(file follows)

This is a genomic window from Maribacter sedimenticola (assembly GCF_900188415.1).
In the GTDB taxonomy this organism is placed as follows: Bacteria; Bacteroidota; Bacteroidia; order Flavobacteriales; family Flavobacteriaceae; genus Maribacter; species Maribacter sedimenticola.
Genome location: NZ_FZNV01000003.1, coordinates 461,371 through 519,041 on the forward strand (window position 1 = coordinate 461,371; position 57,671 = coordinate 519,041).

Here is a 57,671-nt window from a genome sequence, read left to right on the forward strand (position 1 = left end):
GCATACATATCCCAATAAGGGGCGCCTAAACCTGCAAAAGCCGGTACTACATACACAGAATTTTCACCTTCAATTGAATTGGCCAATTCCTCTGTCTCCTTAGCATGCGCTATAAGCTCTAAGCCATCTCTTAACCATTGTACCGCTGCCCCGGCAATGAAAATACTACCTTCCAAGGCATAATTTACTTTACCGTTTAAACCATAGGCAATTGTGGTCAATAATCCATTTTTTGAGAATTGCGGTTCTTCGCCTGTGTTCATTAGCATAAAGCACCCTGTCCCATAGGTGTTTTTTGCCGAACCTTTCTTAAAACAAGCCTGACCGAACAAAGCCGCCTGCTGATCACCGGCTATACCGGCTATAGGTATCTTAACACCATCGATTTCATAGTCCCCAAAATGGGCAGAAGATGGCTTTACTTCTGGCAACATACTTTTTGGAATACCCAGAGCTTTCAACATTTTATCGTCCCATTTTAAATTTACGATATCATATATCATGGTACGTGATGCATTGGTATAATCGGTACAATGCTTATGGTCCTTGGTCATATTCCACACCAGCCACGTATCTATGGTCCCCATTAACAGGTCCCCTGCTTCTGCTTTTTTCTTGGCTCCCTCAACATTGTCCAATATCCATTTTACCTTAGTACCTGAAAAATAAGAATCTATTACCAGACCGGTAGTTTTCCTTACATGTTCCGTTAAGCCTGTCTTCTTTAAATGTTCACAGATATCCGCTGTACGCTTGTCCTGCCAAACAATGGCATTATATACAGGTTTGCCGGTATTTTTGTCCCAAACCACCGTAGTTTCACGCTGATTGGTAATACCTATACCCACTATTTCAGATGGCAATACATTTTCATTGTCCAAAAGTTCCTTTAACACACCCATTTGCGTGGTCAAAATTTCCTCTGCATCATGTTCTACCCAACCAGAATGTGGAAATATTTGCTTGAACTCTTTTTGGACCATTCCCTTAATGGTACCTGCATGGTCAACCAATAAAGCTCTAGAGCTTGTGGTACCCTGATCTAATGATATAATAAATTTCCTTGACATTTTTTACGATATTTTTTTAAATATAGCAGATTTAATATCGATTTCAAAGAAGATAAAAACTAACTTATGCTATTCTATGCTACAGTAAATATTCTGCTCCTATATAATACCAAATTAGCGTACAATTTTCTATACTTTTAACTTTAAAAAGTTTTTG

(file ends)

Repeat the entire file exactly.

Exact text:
This is a genomic window from Maribacter sedimenticola (assembly GCF_900188415.1).
In the GTDB taxonomy this organism is placed as follows: Bacteria; Bacteroidota; Bacteroidia; order Flavobacteriales; family Flavobacteriaceae; genus Maribacter; species Maribacter sedimenticola.
Genome location: NZ_FZNV01000003.1, coordinates 461,371 through 519,041 on the forward strand (window position 1 = coordinate 461,371; position 57,671 = coordinate 519,041).

Here is a 57,671-nt window from a genome sequence, read left to right on the forward strand (position 1 = left end):
GCATACATATCCCAATAAGGGGCGCCTAAACCTGCAAAAGCCGGTACTACATACACAGAATTTTCACCTTCAATTGAATTGGCCAATTCCTCTGTCTCCTTAGCATGCGCTATAAGCTCTAAGCCATCTCTTAACCATTGTACCGCTGCCCCGGCAATGAAAATACTACCTTCCAAGGCATAATTTACTTTACCGTTTAAACCATAGGCAATTGTGGTCAATAATCCATTTTTTGAGAATTGCGGTTCTTCGCCTGTGTTCATTAGCATAAAGCACCCTGTCCCATAGGTGTTTTTTGCCGAACCTTTCTTAAAACAAGCCTGACCGAACAAAGCCGCCTGCTGATCACCGGCTATACCGGCTATAGGTATCTTAACACCATCGATTTCATAGTCCCCAAAATGGGCAGAAGATGGCTTTACTTCTGGCAACATACTTTTTGGAATACCCAGAGCTTTCAACATTTTATCGTCCCATTTTAAATTTACGATATCATATATCATGGTACGTGATGCATTGGTATAATCGGTACAATGCTTATGGTCCTTGGTCATATTCCACACCAGCCACGTATCTATGGTCCCCATTAACAGGTCCCCTGCTTCTGCTTTTTTCTTGGCTCCCTCAACATTGTCCAATATCCATTTTACCTTAGTACCTGAAAAATAAGAATCTATTACCAGACCGGTAGTTTTCCTTACATGTTCCGTTAAGCCTGTCTTCTTTAAATGTTCACAGATATCCGCTGTACGCTTGTCCTGCCAAACAATGGCATTATATACAGGTTTGCCGGTATTTTTGTCCCAAACCACCGTAGTTTCACGCTGATTGGTAATACCTATACCCACTATTTCAGATGGCAATACATTTTCATTGTCCAAAAGTTCCTTTAACACACCCATTTGCGTGGTCAAAATTTCCTCTGCATCATGTTCTACCCAACCAGAATGTGGAAATATTTGCTTGAACTCTTTTTGGACCATTCCCTTAATGGTACCTGCATGGTCAACCAATAAAGCTCTAGAGCTTGTGGTACCCTGATCTAATGATATAATAAATTTCCTTGACATTTTTTACGATATTTTTTTAAATATAGCAGATTTAATATCGATTTCAAAGAAGATAAAAACTAACTTATGCTATTCTATGCTACAGTAAATATTCTGCTCCTATATAATACCAAATTAGCGTACAATTTTCTATACTTTTAACTTTAAAAAGTTTTTG